NEW YORK (AP) — When it seems like the stock market has lost its mind, big banks and investment firms often turn to one particular psychiatrist: Richard Peterson, CEO of MarketPsych, a firm that applies research from behavioral science to financial markets.
MarketPsych's computer programs attempt to gauge the market's mood by scanning news and Twitter and other social media. The data feed it sells to traders sifts through more than 3 million articles each day, registering confusion, optimism and fear. Last month, Peterson warned his investor clients that they were in for a rough ride and probably "a real correction" later in the summer. "Fear is creeping in," he said.
In an interview with The Associated Press, Peterson fielded some questions about the recent market volatility. The interview has been edited for length and clarity.
Q: How do you explain all the turmoil over the past week?
A: It has to do with the flow of information. People often respond slowly. So in behavior finance, there's under-reaction where news hits the market and people don't respond right away. And there's overreaction. People collectively say, "Oh my goodness, it's terrible," and sell in a panic.
In July, we changed our outlook to negative, because the news flow was getting negative. It wasn't reflected in the prices. People see the bad news and say, "The party is still on. I'm not going to leave." You can see the bad news rolling in. People were underreacting, and that usually happens after a long period of good news. We've had this long run in the stock market for years. People just get complacent.
Q: The news usually doesn't lead people to take action. What does?
A: The key to what's happening here is how information flow affects human behavior. How you feel determines what you'll do. For me as a psychiatrist, I was trained to try and predict people's behavior. If somebody is in my office and he's upset, I have to decide if he's dangerous to others or dangerous to himself. I have to predict behavior based on his emotional state and what he says, the information he communicates.
The information people get from the media can influence their emotional state and change what they're likely to do. That's the whole goal of advertising, right? Advertisers aren't stupid. They wouldn't spend all that money on advertising if it was a waste of money. They're driving people's behavior.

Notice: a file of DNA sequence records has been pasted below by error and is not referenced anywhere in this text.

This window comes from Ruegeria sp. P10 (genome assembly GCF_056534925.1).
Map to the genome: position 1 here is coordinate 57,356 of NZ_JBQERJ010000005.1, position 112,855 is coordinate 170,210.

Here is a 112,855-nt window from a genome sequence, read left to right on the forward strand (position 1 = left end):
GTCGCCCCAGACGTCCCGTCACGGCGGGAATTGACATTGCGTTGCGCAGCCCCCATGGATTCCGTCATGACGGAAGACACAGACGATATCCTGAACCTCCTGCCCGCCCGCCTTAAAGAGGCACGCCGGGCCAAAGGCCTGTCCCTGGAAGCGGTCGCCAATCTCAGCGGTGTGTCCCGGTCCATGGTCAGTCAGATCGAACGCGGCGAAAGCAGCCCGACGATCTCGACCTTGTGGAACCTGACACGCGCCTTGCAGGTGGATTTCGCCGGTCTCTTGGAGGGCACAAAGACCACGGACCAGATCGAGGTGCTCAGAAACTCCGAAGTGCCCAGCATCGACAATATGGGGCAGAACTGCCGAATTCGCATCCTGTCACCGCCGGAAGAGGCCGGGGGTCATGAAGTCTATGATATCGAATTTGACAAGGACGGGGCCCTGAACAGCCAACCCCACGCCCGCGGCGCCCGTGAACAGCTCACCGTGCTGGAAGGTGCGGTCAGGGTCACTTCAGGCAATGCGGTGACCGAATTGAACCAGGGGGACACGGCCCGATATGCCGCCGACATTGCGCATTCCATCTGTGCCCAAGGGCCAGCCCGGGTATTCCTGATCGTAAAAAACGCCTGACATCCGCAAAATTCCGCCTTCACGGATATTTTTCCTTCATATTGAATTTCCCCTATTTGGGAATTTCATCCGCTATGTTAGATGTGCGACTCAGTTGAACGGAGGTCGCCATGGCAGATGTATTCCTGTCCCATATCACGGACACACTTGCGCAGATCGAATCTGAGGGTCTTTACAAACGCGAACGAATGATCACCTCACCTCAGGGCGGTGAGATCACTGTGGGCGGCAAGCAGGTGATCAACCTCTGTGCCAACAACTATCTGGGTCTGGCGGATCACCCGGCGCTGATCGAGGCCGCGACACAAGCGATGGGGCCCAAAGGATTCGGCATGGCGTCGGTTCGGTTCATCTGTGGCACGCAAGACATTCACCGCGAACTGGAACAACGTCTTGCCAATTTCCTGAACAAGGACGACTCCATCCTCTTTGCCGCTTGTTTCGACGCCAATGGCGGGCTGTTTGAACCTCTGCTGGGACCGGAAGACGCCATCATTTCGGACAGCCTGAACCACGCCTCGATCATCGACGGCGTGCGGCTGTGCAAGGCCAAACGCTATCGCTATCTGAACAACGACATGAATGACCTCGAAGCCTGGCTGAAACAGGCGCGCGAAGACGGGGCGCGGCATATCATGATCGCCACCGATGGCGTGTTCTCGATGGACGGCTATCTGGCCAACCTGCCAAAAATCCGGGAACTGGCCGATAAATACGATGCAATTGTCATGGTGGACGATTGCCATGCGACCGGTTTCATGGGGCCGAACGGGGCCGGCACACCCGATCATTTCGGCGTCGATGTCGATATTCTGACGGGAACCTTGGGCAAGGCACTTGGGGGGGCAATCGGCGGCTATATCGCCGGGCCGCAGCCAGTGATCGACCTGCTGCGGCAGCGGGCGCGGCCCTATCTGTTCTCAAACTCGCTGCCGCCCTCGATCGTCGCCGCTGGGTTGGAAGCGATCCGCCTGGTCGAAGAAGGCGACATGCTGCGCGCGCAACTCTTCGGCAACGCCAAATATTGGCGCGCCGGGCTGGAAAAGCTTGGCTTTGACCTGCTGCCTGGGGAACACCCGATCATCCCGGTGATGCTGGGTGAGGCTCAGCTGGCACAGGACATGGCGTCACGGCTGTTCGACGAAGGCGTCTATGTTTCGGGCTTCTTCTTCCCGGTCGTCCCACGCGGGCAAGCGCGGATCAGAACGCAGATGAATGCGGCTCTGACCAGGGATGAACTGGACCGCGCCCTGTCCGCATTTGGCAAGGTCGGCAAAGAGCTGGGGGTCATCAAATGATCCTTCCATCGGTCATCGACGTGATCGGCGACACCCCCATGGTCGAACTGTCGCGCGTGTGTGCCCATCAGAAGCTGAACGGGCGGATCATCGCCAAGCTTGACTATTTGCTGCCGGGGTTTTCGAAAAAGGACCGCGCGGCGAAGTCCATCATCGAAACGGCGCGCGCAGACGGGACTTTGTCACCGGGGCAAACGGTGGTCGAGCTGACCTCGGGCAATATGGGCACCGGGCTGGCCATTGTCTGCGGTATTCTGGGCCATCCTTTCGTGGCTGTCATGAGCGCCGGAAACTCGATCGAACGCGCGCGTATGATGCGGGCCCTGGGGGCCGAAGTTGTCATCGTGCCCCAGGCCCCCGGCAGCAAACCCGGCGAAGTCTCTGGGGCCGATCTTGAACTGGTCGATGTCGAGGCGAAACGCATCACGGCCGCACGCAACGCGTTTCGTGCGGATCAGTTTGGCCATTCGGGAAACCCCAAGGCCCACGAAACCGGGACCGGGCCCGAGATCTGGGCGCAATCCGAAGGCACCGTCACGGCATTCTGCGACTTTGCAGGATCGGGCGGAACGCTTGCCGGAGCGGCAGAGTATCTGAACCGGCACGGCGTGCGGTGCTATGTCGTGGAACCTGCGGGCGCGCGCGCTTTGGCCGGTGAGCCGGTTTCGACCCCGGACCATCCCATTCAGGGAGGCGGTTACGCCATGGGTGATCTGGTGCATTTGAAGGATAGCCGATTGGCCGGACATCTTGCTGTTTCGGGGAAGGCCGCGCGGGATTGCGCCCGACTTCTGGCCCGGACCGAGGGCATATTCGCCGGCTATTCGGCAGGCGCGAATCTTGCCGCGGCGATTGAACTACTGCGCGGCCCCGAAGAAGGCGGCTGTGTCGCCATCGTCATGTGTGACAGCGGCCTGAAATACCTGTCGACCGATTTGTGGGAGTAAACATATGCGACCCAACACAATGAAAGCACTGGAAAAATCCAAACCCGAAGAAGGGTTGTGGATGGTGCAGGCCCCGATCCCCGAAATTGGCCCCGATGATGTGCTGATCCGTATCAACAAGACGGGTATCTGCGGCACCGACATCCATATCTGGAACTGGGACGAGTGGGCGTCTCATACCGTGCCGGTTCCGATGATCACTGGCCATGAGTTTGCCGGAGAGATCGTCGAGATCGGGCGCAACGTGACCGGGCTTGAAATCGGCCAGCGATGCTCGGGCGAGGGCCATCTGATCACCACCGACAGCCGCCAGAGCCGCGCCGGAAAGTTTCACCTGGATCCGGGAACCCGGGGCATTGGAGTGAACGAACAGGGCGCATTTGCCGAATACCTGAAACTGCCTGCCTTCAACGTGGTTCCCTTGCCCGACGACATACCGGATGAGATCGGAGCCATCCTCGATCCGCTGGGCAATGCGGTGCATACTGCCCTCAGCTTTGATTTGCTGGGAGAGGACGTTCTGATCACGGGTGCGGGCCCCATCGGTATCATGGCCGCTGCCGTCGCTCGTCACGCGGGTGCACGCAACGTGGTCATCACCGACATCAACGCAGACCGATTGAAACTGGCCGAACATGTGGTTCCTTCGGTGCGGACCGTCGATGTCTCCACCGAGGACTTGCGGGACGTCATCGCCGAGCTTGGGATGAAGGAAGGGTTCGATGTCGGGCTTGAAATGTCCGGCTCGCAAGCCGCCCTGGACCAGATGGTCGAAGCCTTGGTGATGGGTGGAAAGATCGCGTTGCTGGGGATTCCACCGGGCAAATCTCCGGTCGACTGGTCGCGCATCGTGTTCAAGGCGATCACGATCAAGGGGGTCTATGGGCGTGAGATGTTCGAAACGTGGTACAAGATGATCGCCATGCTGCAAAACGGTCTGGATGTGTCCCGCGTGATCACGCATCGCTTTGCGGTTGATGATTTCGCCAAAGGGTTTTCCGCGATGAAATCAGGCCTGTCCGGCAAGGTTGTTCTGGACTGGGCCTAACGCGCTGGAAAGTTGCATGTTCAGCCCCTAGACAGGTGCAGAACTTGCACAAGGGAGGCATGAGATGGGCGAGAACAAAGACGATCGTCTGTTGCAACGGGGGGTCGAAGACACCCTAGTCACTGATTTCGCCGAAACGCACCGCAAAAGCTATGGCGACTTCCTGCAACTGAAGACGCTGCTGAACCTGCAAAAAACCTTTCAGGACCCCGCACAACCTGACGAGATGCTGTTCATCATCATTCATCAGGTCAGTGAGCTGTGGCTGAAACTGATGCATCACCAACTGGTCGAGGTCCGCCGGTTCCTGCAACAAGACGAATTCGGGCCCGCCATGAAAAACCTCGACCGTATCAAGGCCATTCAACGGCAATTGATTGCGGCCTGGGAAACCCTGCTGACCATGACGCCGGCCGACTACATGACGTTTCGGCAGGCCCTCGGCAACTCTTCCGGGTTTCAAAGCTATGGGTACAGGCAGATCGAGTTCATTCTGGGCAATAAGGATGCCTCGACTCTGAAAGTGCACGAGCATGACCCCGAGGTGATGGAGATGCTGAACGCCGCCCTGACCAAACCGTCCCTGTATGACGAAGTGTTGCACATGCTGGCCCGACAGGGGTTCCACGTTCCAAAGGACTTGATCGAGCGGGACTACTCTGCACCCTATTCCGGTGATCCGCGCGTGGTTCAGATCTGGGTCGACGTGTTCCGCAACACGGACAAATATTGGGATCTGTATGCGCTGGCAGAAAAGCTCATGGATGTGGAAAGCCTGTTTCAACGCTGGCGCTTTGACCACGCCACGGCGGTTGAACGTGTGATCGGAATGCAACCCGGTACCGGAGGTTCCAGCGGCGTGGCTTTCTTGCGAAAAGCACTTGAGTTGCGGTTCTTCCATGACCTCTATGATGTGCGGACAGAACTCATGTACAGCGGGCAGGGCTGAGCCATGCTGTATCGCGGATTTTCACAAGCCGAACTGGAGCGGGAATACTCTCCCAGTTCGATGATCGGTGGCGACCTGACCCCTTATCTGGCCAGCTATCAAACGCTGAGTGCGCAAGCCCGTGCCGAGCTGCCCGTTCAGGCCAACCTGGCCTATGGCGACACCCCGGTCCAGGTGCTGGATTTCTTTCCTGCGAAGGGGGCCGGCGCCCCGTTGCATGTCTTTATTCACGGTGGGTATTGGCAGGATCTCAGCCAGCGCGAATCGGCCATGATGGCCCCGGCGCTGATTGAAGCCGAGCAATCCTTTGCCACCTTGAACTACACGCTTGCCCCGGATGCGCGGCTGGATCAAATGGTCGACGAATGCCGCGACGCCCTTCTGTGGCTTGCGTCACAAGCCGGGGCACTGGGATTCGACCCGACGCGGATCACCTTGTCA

Q: What's the most ridiculous analysis you've heard during this turbulence?
A: I think a lot of the explanations about China are ridiculous. It's when people pin it on an exact cause. To say it was China not stepping in to save the market on Monday, so of course they had to sell. Oh, that's logical. Why now? Why not six months ago? It's just fishing for a reason.
Q: What's the better explanation?
A: Maybe it sounds like voodoo to people. Look, information affects our willingness to take risks, and our willingness to take risks had been evaporating.
It's the accumulation of bad news from multiple places: from the oil sector, from the mining sector, from China. As bad news accumulates, it makes people gradually less likely to take risks. The probability that a small decline will turn into a big decline increases. It's like a forest that hasn't had rain in a while. A few sparks fall on the undergrowth, and they don't start anything. But eventually, the tinder gets so dry, it becomes a conflagration. We see it in nature so of course it's going to happen in markets, too.
Q: Is there anything like this in daily life? When many people hear a fire alarm, they often sit still until other people get out of their seats. You think, "Maybe I need to take this seriously."
A: That's a good analogy. In this case, people know they shouldn't pay attention to the ups and downs of the market. But what makes them pay attention and decide to collectively bail out? Does China really matter all that much? They're slowing down from 7 percent a year economic growth. Big deal. Falling oil prices are good for everybody.
So how does this get framed as a negative? In conditions of uncertainty, we tend to look to the herd to tell us whether it matters, and the best representation of the herd is prices. People assume the herd knows something important and has better information. The herd knows something they don't. So when the herd starts moving, you think, "I better stick with them, because I'm safe if I'm with the herd." It's an intelligent adaptation for use in uncertain situations, just not in the financial markets.
Q: You usually advise big investment funds. Any advice for the average Joe?
A: People have to decide if they're going to try and time the market or sit and hold on. If you're going to buy and hold, stop paying attention. Review once a month or once a year. You need to have discipline.
Q: Because if you're always paying attention, you wind up making decisions based on what's happening today, in the heat of the moment?
A: Right. You wind up reacting. You want to make your decisions in advance. Reacting to the market's price action is probably the worst thing you can do. That's how you get whipsawed.